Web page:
GUINNESS GLOBAL EQUITY INCOME FUND: Executives give positive forecast on Fortnum's snacks

Many fund managers have been unable to ditch Zoom since the dark days of lockdown.

So it was encouraging to go to the packed Fortnum & Mason store in London ten days ago and meet the joint managers of Guinness Global Equity Income explain their investment strategy in person.

With the prospect of tea and finger sandwiches, investors – some of them wannabe investors – hung on every word as Ian Mortimer and Matthew Page explained the fund's strategy. The managers also provided an overview of the difficult economic conditions.

Despite persistent inflation concerns that just won't go away, the pair gave a fairly optimistic assessment of the fund's prospects.

In short, this year and next should provide investors with continued dividend growth. Those present left satisfied on all fronts.

The £3.6 billion fund has an excellent investment record. Since 2011, there has only been one year – 2020 – in which managers have failed to provide investors with growing dividends.

Although the fund's relative performance against its peer group has been disappointing over the past year, it has still managed to deliver a small positive total return (capital and income) for investors of 4.3 percent.

It has shown comfortable outperformance over the past three, five and ten years, with respective returns of 30, 63 and 152 percent.

Mortimer and Page are disciplined in the way they manage the fund. Unlike other managers, they prefer to distribute assets evenly across holdings.

This means that profits are regularly taken in the best performing companies to rebalance the portfolio. It also results in a portfolio – consisting of 35 stocks – where every stock matters.

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Although the emphasis is on dividends, the companies that end up in the portfolio are mainly selected for their potential to generate profits through thick and thin.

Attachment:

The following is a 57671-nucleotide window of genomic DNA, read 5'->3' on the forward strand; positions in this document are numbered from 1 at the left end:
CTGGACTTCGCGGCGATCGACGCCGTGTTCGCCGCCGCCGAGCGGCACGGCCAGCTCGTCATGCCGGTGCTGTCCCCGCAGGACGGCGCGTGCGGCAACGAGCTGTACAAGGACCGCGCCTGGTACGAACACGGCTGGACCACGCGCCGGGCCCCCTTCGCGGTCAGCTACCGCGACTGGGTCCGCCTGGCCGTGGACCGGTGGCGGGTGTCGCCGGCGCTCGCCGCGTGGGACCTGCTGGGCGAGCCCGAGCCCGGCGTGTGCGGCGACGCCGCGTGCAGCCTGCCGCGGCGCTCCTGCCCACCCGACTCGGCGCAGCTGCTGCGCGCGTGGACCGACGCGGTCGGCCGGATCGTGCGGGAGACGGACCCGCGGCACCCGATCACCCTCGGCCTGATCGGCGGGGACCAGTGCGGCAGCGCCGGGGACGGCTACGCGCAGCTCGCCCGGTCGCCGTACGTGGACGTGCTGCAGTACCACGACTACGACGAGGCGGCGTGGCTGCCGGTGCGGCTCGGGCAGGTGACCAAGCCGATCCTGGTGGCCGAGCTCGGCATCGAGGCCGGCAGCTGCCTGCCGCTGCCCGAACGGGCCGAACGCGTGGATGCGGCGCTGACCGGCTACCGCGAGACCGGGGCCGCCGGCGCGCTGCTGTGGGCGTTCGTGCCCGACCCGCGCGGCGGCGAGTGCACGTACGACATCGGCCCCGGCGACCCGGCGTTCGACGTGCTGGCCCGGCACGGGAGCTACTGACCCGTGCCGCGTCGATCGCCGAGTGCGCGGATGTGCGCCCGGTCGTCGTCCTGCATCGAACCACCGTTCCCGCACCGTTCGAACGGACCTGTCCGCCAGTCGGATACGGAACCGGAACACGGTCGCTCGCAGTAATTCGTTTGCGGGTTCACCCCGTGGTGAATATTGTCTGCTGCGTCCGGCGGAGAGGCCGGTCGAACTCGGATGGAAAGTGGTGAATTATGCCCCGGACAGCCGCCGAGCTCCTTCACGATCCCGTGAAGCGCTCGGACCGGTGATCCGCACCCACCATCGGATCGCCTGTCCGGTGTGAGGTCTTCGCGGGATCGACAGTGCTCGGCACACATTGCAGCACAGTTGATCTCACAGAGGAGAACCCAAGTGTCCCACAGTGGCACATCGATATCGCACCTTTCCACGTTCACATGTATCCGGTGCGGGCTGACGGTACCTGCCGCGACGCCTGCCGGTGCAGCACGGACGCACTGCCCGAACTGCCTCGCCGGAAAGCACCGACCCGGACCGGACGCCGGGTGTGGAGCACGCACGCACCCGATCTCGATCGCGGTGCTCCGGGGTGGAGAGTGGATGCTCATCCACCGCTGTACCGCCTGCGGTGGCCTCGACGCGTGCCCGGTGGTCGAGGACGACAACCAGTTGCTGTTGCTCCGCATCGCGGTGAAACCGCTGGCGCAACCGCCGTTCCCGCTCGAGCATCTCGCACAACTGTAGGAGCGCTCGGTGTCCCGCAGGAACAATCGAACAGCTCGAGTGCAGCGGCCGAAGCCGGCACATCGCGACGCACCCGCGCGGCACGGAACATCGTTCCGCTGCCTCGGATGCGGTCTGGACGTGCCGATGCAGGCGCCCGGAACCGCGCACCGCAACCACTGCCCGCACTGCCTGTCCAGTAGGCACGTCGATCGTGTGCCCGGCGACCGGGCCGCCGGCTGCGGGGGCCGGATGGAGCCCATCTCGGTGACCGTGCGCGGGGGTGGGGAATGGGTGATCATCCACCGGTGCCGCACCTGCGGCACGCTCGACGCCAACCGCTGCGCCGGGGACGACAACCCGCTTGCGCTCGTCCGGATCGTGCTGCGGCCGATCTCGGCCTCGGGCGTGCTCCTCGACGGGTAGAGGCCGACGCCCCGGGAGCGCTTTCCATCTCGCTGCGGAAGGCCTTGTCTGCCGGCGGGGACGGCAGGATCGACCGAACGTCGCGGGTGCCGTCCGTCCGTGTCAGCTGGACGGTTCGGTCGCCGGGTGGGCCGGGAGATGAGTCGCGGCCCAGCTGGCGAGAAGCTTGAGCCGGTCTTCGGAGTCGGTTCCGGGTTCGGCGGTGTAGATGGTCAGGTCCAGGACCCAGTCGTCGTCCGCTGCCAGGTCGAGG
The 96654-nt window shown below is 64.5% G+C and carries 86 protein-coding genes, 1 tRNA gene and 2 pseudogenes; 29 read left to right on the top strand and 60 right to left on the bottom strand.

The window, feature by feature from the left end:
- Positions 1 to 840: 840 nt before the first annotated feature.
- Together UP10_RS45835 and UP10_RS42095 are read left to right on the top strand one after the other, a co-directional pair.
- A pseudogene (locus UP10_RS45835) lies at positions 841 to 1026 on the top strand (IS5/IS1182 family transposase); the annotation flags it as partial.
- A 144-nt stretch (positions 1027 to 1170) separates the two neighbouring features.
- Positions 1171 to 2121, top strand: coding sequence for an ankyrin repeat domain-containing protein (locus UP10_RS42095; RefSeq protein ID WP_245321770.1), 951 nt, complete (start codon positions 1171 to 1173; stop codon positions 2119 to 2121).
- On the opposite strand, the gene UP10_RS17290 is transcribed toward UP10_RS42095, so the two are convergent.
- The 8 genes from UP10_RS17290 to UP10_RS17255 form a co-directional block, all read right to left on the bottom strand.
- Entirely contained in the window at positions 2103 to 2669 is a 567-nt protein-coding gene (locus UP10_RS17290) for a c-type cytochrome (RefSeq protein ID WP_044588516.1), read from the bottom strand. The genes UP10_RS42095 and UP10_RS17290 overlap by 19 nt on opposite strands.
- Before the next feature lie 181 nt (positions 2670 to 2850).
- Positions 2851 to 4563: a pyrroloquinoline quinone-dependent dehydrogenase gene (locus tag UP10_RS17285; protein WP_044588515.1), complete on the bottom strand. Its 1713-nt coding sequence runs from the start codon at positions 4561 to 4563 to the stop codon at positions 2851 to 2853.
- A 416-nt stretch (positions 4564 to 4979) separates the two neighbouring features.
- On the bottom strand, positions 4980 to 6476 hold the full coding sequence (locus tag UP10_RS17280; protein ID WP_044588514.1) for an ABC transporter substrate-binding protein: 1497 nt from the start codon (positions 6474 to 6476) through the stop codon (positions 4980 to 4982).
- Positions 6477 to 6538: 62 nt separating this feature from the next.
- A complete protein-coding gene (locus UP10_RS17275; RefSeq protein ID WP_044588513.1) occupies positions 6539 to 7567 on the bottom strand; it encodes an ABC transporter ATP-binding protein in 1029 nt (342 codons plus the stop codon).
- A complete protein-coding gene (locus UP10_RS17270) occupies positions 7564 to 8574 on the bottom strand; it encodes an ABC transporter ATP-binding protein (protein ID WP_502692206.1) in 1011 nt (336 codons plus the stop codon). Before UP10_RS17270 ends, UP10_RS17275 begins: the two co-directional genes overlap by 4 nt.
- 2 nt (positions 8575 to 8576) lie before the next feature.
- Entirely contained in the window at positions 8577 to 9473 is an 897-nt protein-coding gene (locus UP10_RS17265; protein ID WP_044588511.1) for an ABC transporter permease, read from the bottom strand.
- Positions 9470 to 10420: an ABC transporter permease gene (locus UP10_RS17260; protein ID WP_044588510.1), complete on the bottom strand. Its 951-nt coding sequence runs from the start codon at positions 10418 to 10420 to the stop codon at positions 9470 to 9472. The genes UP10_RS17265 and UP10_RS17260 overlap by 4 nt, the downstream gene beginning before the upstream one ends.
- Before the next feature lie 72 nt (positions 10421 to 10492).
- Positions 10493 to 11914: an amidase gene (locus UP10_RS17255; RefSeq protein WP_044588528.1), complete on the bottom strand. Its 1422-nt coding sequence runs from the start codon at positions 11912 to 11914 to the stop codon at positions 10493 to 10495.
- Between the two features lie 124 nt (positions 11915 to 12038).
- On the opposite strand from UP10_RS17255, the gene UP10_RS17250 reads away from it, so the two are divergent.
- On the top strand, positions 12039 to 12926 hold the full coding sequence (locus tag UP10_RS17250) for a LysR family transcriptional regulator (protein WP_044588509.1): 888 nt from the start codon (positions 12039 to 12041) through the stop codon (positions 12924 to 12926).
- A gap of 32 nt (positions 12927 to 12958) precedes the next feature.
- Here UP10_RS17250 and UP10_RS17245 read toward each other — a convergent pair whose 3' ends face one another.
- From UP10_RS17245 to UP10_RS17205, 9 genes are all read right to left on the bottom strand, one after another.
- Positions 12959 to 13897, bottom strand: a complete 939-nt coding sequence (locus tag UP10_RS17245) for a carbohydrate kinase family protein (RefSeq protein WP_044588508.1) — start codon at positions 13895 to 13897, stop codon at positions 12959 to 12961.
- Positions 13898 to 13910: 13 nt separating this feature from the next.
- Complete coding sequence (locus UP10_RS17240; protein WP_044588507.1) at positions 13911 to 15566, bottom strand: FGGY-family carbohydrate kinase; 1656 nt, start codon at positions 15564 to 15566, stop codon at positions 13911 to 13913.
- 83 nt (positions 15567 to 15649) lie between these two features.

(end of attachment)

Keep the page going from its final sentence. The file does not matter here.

All companies bought by the fund must have a minimum market capitalization of $1 billion (£794 million) and strong balance sheets.

Companies in declining industries are off-limits, as are companies that pay unsustainable dividends to shareholders. Companies not on their radar include banks, real estate companies and utilities.

All these requirements result in a pool of 600 companies from which Mortimer and Page can fish. Current positions include established brands such as US retailer Walmart and drinks giant Coca-Cola.

This also includes lesser-known names such as Australian-listed Sonic Healthcare and French digital automation specialist Schneider Electric.

The dividends the fund currently generates correspond to a modest annual income of 2.1 percent. But dividend growth is the name of the game.

This year, 31 of the fund's holdings have increased their dividends, while only one – US shoe company VF Corporation – has cut them. The average increase amounts to a tick above six percent.

After the Fortnum egg and cress fingers had been consumed, Mortimer told me personally that the fund's prospects for next year were promising.

He said: 'We expect dividend growth for the companies we own to accelerate. Balance sheets remain robust as our companies have taken advantage of the post-pandemic low interest rate regime to issue debt with low coupon rates and long maturities.

As global economic growth has outperformed this year, inflation has fallen and pricing power is robust, the profit margins of the companies we own have remained relatively stable while revenues have grown. This gives companies the opportunity to both reinvest in growth and increase their dividends.'

A cheerful end to a pleasant afternoon.